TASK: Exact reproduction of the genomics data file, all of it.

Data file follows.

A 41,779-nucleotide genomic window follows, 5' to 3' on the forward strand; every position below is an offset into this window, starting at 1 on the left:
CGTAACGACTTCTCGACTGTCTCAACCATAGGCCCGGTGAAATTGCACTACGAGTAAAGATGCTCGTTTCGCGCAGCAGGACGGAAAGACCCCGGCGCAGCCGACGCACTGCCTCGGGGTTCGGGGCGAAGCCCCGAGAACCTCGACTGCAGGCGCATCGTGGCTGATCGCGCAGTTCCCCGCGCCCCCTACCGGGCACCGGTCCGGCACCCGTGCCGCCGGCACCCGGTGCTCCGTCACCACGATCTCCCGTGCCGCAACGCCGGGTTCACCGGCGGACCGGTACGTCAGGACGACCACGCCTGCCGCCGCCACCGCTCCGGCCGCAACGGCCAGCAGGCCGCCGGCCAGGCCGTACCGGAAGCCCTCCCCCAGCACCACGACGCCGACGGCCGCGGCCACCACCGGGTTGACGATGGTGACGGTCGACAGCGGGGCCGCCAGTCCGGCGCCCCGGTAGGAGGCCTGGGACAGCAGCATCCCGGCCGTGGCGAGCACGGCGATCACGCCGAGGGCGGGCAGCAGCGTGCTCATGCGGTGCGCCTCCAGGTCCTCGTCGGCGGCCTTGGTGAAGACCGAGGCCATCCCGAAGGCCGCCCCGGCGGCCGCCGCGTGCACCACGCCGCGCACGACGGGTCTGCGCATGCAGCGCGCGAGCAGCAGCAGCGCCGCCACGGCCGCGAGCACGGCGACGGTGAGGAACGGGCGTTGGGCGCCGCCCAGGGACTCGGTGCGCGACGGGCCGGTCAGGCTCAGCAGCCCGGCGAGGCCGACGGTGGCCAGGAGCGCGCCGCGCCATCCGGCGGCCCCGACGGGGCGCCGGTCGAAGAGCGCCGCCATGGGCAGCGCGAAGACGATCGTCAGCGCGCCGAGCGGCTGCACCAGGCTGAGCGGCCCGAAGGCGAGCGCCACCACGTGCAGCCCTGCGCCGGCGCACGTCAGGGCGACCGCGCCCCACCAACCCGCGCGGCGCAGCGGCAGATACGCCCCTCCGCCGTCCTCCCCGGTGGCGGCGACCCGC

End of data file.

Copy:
A 41,779-nucleotide genomic window follows, 5' to 3' on the forward strand; every position below is an offset into this window, starting at 1 on the left:
CGTAACGACTTCTCGACTGTCTCAACCATAGGCCCGGTGAAATTGCACTACGAGTAAAGATGCTCGTTTCGCGCAGCAGGACGGAAAGACCCCGGCGCAGCCGACGCACTGCCTCGGGGTTCGGGGCGAAGCCCCGAGAACCTCGACTGCAGGCGCATCGTGGCTGATCGCGCAGTTCCCCGCGCCCCCTACCGGGCACCGGTCCGGCACCCGTGCCGCCGGCACCCGGTGCTCCGTCACCACGATCTCCCGTGCCGCAACGCCGGGTTCACCGGCGGACCGGTACGTCAGGACGACCACGCCTGCCGCCGCCACCGCTCCGGCCGCAACGGCCAGCAGGCCGCCGGCCAGGCCGTACCGGAAGCCCTCCCCCAGCACCACGACGCCGACGGCCGCGGCCACCACCGGGTTGACGATGGTGACGGTCGACAGCGGGGCCGCCAGTCCGGCGCCCCGGTAGGAGGCCTGGGACAGCAGCATCCCGGCCGTGGCGAGCACGGCGATCACGCCGAGGGCGGGCAGCAGCGTGCTCATGCGGTGCGCCTCCAGGTCCTCGTCGGCGGCCTTGGTGAAGACCGAGGCCATCCCGAAGGCCGCCCCGGCGGCCGCCGCGTGCACCACGCCGCGCACGACGGGTCTGCGCATGCAGCGCGCGAGCAGCAGCAGCGCCGCCACGGCCGCGAGCACGGCGACGGTGAGGAACGGGCGTTGGGCGCCGCCCAGGGACTCGGTGCGCGACGGGCCGGTCAGGCTCAGCAGCCCGGCGAGGCCGACGGTGGCCAGGAGCGCGCCGCGCCATCCGGCGGCCCCGACGGGGCGCCGGTCGAAGAGCGCCGCCATGGGCAGCGCGAAGACGATCGTCAGCGCGCCGAGCGGCTGCACCAGGCTGAGCGGCCCGAAGGCGAGCGCCACCACGTGCAGCCCTGCGCCGGCGCACGTCAGGGCGACCGCGCCCCACCAACCCGCGCGGCGCAGCGGCAGATACGCCCCTCCGCCGTCCTCCCCGGTGGCGGCGACCCGC